From the verbatim comments chronicled in the report, one point is clear: hardly anyone understands the difference between state-run media and public media. Rather, it is claimed that the government is “buying” journalists with grants and funds, that the mainstream media is “just a propaganda wing of the government” and that “New Zealand news is unfortunately in the pocket of the government “. Specifically, most of the best-known news brands have seen significant declines in trust from 2021 to 2022 and from 2020 to 2022. These include RNZ, TVNZ, Newshub, Newsroom, the NZ Herald and Stuff. These figures should be compared with the answers given to another series of questions. The pollsters asked respondents if they were concerned about the jamming of real news and fake news on the internet. Sixty-five percent of respondents expressed such concerns, down from 68% in 2021. This decline, as I will explain later, coincides with an increase in extremist conspiratorial content on New Zealand social media platforms.
In this context, the report also revealed that around 14% of respondents in 2022 were not at all concerned about the quality of content on the Internet. There was much more concern about the reliability of the mainstream news media. In this context, respondents were asked about bad journalism (for example, stories with miscellaneous or twisted facts to push a particular agenda, stories made up for political or commercial reasons, stories that turn out to be advertising). About 36% of the sample were extremely concerned about these trends, up from 30% in 2021. The point here is do not that the mainstream media are unfairly criticized. It is rather that the level and vehemence of the criticism are disproportionate. Respondents’ criticism of social media sites was relatively less, although misinformation and misinformation online had increased.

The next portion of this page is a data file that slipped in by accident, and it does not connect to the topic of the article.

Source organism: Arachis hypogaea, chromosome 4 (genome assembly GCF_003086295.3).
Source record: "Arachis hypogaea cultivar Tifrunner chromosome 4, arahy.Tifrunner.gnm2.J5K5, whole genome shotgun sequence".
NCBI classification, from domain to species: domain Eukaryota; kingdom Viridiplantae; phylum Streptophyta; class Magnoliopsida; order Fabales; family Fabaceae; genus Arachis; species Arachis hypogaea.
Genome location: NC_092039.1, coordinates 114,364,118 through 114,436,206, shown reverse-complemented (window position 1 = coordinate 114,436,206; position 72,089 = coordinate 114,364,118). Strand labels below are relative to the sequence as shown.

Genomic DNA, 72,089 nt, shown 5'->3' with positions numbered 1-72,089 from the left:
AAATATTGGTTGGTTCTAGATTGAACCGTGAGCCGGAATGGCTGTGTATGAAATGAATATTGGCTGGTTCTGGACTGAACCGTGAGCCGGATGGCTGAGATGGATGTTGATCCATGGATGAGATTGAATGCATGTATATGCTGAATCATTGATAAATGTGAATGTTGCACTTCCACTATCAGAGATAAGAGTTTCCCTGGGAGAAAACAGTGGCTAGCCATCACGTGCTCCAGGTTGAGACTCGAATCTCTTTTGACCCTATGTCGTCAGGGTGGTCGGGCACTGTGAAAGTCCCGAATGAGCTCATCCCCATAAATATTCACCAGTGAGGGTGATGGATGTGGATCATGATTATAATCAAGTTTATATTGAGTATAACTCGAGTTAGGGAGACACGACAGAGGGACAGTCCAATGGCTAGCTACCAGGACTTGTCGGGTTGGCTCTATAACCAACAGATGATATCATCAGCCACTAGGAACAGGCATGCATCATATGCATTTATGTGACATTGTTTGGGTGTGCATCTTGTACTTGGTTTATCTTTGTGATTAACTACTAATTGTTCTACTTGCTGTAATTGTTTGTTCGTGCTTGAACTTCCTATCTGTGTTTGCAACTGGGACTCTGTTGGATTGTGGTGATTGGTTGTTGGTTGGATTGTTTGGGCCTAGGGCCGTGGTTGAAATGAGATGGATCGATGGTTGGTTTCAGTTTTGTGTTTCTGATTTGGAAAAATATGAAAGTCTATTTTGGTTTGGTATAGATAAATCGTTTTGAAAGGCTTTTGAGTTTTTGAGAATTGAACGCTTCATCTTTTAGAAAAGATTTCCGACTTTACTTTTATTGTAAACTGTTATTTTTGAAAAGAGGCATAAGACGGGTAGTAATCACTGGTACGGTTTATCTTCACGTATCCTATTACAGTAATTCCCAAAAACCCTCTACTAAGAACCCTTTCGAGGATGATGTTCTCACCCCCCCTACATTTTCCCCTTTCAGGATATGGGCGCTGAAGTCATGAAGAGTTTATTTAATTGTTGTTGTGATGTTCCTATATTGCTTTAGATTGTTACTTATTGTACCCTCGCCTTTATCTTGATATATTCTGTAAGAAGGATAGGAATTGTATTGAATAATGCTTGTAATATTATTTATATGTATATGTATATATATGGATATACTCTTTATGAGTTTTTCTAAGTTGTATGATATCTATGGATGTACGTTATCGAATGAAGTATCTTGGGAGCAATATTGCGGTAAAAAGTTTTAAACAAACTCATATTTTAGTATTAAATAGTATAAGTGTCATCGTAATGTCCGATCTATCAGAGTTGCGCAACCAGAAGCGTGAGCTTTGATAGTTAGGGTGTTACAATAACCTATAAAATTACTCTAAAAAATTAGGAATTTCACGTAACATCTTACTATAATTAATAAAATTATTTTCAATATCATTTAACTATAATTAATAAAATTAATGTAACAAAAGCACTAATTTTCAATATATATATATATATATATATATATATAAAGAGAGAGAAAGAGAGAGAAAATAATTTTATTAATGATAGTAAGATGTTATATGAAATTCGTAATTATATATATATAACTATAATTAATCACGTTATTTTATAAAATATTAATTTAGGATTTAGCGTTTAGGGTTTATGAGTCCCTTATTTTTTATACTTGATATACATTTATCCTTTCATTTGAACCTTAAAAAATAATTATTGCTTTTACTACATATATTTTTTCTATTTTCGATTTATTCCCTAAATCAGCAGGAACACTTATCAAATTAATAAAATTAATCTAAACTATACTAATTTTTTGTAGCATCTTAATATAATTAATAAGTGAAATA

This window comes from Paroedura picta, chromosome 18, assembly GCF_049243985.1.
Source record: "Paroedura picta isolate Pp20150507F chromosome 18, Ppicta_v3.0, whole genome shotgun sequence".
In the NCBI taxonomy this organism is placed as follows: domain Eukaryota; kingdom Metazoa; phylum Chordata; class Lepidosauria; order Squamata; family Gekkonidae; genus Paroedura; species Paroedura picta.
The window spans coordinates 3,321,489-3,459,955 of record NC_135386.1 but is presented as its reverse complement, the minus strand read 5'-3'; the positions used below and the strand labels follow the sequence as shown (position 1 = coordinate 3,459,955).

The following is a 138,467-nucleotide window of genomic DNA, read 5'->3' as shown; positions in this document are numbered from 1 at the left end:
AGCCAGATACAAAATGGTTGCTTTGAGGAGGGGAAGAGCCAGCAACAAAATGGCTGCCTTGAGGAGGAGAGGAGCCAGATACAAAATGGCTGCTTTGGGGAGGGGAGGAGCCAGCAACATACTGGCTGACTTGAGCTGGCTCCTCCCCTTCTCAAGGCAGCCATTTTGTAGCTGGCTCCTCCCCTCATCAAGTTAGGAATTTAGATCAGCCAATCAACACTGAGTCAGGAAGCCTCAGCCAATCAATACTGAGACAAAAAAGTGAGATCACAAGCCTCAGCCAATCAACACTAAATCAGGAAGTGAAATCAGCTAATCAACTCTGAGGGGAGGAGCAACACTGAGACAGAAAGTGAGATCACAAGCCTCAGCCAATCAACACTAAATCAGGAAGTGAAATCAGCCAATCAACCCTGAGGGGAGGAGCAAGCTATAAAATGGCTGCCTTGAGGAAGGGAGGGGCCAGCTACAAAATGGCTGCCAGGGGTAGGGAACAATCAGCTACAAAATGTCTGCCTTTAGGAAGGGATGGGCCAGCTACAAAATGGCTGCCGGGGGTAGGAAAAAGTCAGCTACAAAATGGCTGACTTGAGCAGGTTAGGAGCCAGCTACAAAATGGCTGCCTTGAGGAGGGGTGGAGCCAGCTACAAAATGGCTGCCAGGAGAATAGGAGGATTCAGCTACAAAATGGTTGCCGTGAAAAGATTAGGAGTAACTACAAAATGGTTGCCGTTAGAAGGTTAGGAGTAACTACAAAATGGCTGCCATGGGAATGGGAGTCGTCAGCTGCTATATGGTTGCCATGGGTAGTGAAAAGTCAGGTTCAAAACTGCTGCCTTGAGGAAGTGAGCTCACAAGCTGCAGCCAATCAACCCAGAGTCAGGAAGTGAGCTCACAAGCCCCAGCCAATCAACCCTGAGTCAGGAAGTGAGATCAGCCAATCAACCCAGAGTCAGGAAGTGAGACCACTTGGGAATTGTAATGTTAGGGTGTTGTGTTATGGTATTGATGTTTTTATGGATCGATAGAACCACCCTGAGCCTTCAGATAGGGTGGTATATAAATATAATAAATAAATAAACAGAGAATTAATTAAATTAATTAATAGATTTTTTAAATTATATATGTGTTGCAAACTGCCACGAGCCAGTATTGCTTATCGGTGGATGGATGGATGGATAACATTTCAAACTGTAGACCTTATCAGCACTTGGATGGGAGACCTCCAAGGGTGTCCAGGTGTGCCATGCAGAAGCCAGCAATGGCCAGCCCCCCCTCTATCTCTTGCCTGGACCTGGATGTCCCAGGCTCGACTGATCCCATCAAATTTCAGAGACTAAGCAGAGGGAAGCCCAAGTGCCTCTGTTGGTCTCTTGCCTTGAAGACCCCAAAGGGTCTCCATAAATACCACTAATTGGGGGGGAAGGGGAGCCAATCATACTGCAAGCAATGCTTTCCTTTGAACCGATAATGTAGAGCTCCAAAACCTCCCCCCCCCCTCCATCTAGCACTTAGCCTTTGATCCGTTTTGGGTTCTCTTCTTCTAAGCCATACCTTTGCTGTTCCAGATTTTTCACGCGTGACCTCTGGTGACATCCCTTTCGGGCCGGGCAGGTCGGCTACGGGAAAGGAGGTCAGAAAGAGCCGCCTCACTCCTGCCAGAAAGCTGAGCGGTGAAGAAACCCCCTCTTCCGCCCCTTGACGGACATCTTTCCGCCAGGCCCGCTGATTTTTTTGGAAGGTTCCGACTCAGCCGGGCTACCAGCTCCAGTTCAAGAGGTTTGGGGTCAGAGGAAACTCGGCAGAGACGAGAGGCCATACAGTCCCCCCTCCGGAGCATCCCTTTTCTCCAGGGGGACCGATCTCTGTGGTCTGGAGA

The findings of this report complement those of the Te Punaha Matatini Disinformation Project at the University of Auckland. In a working paper published late last year, Kate Hannah, Sanjana Hattotuwa and Kayli Taylor analyzed error propagation and misinformation on social networks from August 17 to November 5, 2021. During this period, the COVID-19 Delta variant arrived, the government introduced a level 4 lockdown and vigorously instituted a nationwide vaccination campaign. The researchers found “a sharp increase in the popularity and intensity of COVID-19-specific misinformation and other forms of ‘dangerous speech’ and disinformation linked to far-right ideologies.” Specifically, they found increases in “volume (amount of content), vehicles (platforms and apps [that] content is produced and shared) and velocity (speed at which content is produced).
These trends predate the nationwide spread of anti-mandate protests and the occupation of parliament grounds for three weeks in February and March. Meanwhile, misinformation on social media has reached a new intensity. Streaming site Counterspin, for example, provided 24/7 coverage and guidelines to protesters. Thus, based on JMAD Trust in the news report and Te Punaha Matatini’s online research on misinformation and misinformation, I make the following observations. These should inform future research.
- The continued erosion of trust in the news media will further discredit and devalue the principles of journalism.
- Lack of trust in the news media combined with social media misinformation will fuel extremist political sentiments with uncertain electoral consequences.
- The decline in trust in the news media coincides with the decline in trust in government itself. Growing disillusionment with the political system and public institutions is the likely result.
- The preceding trends are symptomatic of a deeper trend: society is fragmenting as disparate groups talk to each other.